TORMENT: TIDES OF NUMENERA
Take your stutt ering first steps into the Ninth World
Here’s an intriguing RPG that does things very differently indeed. It’s the spiritual successor to a well-loved, 18-year-old PC game called Planescape: Torment. During the explosion of D&D-themed roleplaying games on PC, Planescape fostered a cult following because it did unexpected things with the genre. It was a roleplaying game where violence was optional, where you were asked to consider the ‘why’ of your actions alongside the ‘what’. It had real questions to ask about the value of life, and no easy answers.
That is the sort of game that Tides Of Numenera sets out to be. It’s set in the Ninth World, a vision of Earth one billion years in the future where a quasi-medieval society is powered by ancient technology. Nanomachines are as common as dust, biomechanical monstrosities stalk the wilderness, and tech adepts tap into ancient data networks to receive ‘visions’ of the past. In Sagus Cliffs, the city where the game begins, a mysterious archway may conceal a time machine, or a city administrative building might occupy the shell of an ancient starship.
You are the Last Castoff, a newcomer to the world whose life begins as they fall to their death from very, very, very high in the stratosphere. You’ve been sired by the Changing God, a body-swapping sorceror who takes new forms over time to prolong his life. Each time he moves on from a body, he leaves behind a consciousness to fill the gap: this is you. Despite your unusual origins, you’re not unique: the Changing God scatters his immortal children in his wake, and you’re quickly introduced to a society that knows more about your condition than you do. They’ve even got a cult in your honor.
There are downsides to immortality, chief among them the Sorrow—a transdimensional creature hunting you and your kind. Escaping the Sorrow is your primary goal, but your journeys in Sagus Cliffs and beyond are equally about the people you’ll meet along the way. Numenera’s gameworld isn’t large by RPG standards, but it is packed with side quests. The people you encounter and the ancient devices you tinker with are densely interconnected. Modern RPG questing sticks you on-rails with a few branches in the track. This isn’t like that: it’s impressive how well it responds to your initiative, how the story bends to accommodate your decisions across multiple narratives.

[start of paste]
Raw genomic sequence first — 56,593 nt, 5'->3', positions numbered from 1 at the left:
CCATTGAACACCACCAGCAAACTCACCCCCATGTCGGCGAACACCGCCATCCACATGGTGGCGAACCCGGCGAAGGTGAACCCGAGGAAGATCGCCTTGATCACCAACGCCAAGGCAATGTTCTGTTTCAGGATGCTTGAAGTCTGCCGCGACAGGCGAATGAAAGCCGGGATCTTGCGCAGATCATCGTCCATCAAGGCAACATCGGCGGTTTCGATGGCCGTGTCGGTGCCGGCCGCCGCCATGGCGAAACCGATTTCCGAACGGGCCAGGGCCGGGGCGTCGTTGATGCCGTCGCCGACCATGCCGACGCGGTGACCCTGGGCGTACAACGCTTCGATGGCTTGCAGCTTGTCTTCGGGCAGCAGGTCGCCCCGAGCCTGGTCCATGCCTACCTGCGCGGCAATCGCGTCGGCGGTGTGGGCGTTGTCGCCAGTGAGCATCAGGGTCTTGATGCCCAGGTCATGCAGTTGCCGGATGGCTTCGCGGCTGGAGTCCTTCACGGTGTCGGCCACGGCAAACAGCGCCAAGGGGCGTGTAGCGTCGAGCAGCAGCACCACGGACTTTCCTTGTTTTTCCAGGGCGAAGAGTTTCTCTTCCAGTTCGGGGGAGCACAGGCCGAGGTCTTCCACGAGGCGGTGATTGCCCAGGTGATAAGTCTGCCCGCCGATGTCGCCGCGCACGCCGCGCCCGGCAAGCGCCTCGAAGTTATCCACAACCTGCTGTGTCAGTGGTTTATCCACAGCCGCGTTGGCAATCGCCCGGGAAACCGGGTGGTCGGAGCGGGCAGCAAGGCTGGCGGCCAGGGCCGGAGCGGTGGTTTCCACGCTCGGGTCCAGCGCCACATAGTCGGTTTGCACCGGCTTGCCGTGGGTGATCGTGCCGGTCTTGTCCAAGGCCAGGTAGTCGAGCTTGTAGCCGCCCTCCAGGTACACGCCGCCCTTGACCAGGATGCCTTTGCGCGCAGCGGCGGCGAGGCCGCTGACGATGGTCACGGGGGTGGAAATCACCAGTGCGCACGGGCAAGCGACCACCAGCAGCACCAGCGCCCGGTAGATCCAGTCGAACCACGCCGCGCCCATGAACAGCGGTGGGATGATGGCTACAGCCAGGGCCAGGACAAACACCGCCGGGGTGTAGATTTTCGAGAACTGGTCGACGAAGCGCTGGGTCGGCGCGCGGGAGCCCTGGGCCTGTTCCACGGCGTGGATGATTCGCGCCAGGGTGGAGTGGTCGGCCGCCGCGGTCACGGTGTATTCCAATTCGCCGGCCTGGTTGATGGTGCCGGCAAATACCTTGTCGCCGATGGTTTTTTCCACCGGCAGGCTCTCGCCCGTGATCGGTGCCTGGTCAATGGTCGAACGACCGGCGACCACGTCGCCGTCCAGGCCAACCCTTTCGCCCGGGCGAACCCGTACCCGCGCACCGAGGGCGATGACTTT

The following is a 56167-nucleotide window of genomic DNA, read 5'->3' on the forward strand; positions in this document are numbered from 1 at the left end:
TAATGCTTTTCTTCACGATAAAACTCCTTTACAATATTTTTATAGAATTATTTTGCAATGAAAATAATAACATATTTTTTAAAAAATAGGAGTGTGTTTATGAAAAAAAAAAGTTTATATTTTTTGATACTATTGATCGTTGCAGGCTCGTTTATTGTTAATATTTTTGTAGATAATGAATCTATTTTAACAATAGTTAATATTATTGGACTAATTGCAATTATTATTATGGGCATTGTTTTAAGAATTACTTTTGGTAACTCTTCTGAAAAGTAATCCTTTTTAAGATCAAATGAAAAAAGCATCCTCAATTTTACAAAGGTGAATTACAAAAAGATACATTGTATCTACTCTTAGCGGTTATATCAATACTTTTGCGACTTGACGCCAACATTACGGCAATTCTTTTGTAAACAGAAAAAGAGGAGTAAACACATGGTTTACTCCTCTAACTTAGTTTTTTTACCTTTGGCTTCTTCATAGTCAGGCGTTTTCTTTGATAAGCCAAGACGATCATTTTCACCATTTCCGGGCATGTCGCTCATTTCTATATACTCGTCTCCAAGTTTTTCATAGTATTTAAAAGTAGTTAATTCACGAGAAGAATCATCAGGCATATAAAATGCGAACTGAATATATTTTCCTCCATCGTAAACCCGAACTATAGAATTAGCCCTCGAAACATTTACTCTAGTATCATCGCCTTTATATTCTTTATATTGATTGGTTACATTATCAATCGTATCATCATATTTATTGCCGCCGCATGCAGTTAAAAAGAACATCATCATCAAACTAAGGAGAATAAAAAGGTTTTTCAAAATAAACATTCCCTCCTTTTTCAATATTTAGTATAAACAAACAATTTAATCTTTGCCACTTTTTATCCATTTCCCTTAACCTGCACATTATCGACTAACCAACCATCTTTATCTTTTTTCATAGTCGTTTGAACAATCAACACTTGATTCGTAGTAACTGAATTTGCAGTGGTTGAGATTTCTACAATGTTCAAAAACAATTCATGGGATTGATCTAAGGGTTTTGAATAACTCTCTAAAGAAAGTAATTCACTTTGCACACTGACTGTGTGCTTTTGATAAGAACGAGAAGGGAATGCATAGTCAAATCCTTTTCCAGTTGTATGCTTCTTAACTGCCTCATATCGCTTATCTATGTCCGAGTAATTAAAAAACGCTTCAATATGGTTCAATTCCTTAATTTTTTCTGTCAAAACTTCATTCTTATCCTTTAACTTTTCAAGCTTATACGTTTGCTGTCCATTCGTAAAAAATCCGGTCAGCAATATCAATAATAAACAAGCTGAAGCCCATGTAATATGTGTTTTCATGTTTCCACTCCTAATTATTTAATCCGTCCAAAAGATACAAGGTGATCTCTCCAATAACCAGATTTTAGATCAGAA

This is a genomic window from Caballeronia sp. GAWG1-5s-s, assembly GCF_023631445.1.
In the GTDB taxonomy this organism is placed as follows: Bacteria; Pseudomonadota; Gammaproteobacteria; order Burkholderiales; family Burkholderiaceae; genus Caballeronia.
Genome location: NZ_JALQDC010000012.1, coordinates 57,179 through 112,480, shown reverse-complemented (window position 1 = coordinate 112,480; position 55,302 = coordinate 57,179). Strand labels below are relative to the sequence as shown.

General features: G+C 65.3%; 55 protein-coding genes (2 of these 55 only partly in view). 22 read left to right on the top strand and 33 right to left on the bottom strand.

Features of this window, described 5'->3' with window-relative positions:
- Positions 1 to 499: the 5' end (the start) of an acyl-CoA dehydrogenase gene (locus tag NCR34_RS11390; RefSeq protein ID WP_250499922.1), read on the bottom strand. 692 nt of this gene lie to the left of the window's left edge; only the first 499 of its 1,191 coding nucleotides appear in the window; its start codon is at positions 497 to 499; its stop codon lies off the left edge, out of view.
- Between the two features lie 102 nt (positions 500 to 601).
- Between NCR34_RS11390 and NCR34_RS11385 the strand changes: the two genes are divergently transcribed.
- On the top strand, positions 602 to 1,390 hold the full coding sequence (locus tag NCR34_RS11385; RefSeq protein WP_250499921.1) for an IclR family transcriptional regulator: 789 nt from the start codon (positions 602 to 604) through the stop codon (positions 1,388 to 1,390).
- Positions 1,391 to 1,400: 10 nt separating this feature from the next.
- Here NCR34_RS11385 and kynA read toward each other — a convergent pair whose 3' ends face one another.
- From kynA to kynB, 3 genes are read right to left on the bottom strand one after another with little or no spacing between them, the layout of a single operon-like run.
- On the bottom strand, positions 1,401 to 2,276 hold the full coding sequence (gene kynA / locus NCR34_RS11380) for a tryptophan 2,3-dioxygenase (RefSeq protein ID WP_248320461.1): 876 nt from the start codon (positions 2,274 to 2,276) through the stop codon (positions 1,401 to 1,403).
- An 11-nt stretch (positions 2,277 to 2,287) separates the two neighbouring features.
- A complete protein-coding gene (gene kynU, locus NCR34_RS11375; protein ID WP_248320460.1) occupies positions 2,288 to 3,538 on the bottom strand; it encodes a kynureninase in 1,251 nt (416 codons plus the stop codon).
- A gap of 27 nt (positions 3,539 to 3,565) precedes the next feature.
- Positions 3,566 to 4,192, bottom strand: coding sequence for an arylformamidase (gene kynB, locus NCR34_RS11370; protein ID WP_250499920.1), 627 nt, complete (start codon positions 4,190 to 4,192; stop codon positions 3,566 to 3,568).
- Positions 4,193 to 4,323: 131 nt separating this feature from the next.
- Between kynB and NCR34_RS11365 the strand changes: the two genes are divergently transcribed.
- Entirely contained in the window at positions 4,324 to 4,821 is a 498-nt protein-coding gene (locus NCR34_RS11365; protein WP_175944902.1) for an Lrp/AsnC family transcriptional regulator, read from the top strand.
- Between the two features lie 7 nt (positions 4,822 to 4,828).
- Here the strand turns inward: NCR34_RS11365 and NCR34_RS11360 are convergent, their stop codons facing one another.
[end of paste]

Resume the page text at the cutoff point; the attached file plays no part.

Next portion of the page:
A skill-check system encourages improvisation. When you’ve got a challenge ahead, whether that’s fighting, persuading somebody, or hopping over a wall, you commit resources from might, speed, or intellect pools to increase the odds in your favor. These systems are employed consistently whether you’re exploring, engaging in a ‘crisis’—a combat encounter where fighting is always optional—or diving into a Mere, an illustrated text adventure.
Torment asks the player to do a lot of reading, and it won’t be for
“Xbox players deserve to enjoy Torment at its best, but that’s not an option right now”
everybody. As an RPG where combat is optional, it obviously places a lot less emphasis on collecting equipment and picking new moves for your character (though you can do these things). Yet if you resonate with ambitious sci-fi and you’re looking for something different from your next RPG, you’ll find something to fall in love with here—or you would, if the Xbox One version wasn’t so profoundly disappointing.
Against the Tides
Here’s the kicker: Everything we’ve just said about Torment is true if and when the game works properly. It works properly on PC right now, and it’s wonderful. But the Xbox One version is in a sorry state.
Despite the throwback look, performance problems nip at the game’s heels. We encountered stuttering and screen tear consistently while running around in the open-world, along with some extraordinarily long loading times given how small these zones tend to be (and how fast they load on PC). During turn-- based crisis sequences things got even worse, with animations dropping frames or simply not playing at all.
Menus are sluggish, with button presses sometimes taking up to a second to see a response. Even when things are working, movement carries a lot of inertia—you keep moving after you let go of the stick, which makes basic traversal feel frustrating and inexact. These are lethal issues, because Torment is designed to be a game you sink hours into. When moment-to-moment play is this frustrating, the experience is spoiled. Torment: Tides Of Numenera asks you to consider the value of a single life, a single lifetime. Yet these performance issues make you question the value of your time in a different way. It’s a huge shame: this is a special game, one easily deserving of an 8 or a 9 for its ambitious commitment to player freedom and its densely interwoven script. Xbox players deserve a chance to enjoy Torment at its best, but at the moment that’s not an option.
These are the sorts of problems that can be patched out, and perhaps they will be. If and when that happens, add a couple of digits to the score below and re-read the first half of this review. Until then, however, stay clear.
There’s a lot of reading to do, but the writing is excellent. left
Tired of traditional RPGs? We guarantee you’ve not seen a world like Numenera before. right
The world would look impressive too, if not for the juddering frame rate.